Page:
All relationships are U-shaped and go through difficult times. I believe that fidelity is based on trust and loyalty rather than sex, so I would ask, If loyalty and trust are still there, can other things be done to save it? Don’t let go of it too soon.
I’m a twenty-five-year-old openly gay man, and I’ve always liked older men. Many of my gay friends who are close to my age are critical of me and suspicious of my motives. My gay friends don’t understand it, but I don’t understand it myself, so I can’t explain it to them. I feel like I’m the only one who has this problem. I’d like to understand this better. Can you refer me to anything I might read about this?
A young man once said to me, “If I see a handsome gay man my age, he might as well have a vagina. I feel nothing.” Another said, “I don’t get aroused if I see some hot young man, but if he’s with his grandpa, I get excited.” This phenomenon is more common than most people realize, but it is rarely talked about and almost never researched. You are not alone. Continue reading
I don’t know how to ask this, not even sure if I should, but I will. Given that there is a difference in sex drives between younger and older men, and you are significantly older than your partner, did that ever create conflict for you and/or him, and if so, how did you resolve it?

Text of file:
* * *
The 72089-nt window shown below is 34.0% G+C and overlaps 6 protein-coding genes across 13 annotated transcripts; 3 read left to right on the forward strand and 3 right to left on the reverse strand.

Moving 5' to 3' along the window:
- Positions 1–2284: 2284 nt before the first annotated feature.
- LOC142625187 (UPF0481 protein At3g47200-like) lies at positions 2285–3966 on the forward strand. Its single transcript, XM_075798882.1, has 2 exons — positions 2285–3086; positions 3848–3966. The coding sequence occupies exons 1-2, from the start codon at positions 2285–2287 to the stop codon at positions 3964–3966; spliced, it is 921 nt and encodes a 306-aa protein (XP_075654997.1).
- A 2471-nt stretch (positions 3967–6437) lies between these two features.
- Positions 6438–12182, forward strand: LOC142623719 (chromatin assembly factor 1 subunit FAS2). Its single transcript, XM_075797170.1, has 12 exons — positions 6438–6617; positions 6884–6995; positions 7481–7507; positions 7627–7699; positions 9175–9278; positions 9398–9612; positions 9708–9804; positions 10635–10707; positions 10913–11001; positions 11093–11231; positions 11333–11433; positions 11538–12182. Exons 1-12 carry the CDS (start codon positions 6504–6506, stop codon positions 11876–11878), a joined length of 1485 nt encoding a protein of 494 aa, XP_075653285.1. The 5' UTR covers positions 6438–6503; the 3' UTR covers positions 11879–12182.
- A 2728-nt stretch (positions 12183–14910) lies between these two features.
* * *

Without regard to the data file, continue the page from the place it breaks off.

You may ask me anything—my life’s pretty much an open book—but I also suspect that you are more interested in your own sex life than mine, and I’m guessing you are concerned about differences in sexual desires between you and either a much older or younger partner. Continue reading
Dear Dr. Olson,
Several months ago I met my boyfriend at a party and we really clicked. He asked me out and we’ve dated since then. He treats me very well. A few months after we started dating, he told me he thought he might be bisexual. He said he’s never been in a sexual relationship with a man, but he admits to having erotic fantasies when in the presence of attractive men our age. He admits those attractions are growing stronger. He vacillates between wanting a relationship with me and exploring his same-sex attractions. He doesn’t want to commit to me “until I understand my sexuality better.” Should I try to encourage him to stay with me or set him free to explore his sexuality? Am I being too old fashioned?